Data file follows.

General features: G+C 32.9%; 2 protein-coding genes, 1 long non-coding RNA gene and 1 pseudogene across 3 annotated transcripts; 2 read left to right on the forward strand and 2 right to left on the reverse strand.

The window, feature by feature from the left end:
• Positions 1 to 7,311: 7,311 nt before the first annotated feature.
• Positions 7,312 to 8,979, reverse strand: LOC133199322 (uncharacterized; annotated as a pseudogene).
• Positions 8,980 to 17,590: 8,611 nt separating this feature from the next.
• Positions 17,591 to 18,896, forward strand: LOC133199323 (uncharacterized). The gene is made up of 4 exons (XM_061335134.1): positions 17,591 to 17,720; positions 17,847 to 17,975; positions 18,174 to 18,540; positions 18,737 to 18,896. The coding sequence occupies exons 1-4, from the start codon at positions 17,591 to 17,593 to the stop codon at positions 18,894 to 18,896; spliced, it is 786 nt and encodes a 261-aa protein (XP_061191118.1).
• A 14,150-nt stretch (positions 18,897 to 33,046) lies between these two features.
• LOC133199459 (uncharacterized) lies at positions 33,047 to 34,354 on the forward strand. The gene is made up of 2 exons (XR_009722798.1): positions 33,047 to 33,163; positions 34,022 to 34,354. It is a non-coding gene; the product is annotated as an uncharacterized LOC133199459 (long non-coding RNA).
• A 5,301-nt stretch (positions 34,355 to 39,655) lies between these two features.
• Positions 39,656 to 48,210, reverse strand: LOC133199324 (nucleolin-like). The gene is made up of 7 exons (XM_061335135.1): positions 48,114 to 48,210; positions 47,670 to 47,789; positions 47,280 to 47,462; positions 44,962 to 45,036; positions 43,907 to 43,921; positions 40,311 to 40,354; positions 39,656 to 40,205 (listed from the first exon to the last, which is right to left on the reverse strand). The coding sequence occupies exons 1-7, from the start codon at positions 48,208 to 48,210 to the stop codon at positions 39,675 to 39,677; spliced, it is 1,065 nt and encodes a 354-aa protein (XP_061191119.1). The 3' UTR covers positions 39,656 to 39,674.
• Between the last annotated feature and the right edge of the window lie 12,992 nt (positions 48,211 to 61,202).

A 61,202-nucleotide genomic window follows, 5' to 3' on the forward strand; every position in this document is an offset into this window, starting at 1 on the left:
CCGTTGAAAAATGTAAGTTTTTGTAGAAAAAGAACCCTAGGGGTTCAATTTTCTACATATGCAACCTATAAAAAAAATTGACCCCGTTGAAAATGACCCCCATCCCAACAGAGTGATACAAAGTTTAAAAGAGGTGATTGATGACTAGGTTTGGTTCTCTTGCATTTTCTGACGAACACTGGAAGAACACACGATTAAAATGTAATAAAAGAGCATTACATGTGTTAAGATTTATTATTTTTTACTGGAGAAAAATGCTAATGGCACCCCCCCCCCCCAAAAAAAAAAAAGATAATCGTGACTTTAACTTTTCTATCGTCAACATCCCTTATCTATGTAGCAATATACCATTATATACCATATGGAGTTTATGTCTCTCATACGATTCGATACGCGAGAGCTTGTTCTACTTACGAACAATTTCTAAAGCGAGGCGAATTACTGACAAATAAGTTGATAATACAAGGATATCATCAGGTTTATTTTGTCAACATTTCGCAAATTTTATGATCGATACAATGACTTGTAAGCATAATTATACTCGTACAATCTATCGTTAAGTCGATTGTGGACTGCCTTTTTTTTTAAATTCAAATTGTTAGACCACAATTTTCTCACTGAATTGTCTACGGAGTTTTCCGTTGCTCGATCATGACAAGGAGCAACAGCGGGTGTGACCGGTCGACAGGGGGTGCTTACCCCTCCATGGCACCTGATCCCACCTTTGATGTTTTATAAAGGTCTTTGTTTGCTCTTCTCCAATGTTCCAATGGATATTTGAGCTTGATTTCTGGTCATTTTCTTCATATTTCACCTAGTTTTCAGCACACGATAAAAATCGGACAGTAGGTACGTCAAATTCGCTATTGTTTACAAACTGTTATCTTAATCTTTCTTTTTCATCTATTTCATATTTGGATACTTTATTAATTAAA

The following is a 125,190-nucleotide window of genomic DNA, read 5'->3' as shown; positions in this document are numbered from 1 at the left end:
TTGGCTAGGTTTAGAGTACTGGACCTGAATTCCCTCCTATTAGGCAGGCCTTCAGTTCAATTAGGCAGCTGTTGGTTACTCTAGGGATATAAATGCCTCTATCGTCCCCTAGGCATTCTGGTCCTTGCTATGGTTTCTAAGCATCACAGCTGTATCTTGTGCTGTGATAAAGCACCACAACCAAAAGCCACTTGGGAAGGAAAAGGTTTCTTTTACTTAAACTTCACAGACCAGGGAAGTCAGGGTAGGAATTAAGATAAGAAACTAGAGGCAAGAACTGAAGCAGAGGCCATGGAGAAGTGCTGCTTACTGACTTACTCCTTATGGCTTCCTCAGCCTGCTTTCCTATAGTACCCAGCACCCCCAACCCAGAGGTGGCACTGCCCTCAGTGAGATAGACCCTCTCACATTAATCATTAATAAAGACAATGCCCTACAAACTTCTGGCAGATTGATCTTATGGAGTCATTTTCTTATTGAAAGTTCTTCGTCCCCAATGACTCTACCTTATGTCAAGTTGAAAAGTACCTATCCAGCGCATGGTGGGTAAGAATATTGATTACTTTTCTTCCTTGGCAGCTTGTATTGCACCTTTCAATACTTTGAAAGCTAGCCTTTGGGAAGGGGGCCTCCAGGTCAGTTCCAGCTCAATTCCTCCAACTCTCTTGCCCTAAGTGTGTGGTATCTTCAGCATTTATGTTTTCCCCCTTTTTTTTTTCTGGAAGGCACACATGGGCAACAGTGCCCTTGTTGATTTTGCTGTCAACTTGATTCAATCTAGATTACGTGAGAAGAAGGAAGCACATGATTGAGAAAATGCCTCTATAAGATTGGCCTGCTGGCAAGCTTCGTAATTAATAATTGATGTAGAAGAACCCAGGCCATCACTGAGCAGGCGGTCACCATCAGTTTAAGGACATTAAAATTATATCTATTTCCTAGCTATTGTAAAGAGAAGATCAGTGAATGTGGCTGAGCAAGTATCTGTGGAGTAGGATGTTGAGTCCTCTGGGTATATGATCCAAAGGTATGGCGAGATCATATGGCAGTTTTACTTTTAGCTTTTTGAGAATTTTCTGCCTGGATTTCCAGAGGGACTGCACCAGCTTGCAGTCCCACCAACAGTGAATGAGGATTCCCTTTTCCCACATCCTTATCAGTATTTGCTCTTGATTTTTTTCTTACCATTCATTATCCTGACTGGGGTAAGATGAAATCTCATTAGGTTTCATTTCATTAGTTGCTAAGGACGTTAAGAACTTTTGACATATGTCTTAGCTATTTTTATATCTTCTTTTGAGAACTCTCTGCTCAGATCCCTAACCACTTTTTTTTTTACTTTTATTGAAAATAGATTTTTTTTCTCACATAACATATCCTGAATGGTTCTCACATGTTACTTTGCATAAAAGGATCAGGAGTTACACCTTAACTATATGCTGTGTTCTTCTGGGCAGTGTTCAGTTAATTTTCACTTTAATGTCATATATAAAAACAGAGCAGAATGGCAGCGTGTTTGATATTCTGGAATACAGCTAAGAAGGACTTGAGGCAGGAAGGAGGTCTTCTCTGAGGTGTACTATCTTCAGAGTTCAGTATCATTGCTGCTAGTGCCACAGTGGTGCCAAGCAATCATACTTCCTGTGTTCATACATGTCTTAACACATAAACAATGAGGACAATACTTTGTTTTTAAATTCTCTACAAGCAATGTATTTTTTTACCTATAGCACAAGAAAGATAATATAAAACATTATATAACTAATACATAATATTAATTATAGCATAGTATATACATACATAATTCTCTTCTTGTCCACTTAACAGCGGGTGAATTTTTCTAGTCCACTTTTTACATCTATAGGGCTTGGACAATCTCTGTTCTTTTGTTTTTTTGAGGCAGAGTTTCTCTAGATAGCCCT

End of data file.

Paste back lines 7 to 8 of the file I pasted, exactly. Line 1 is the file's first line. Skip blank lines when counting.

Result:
• A 14,150-nt stretch (positions 18,897 to 33,046) lies between these two features.
• LOC133199459 (uncharacterized) lies at positions 33,047 to 34,354 on the forward strand. The gene is made up of 2 exons (XR_009722798.1): positions 33,047 to 33,163; positions 34,022 to 34,354. It is a non-coding gene; the product is annotated as an uncharacterized LOC133199459 (long non-coding RNA).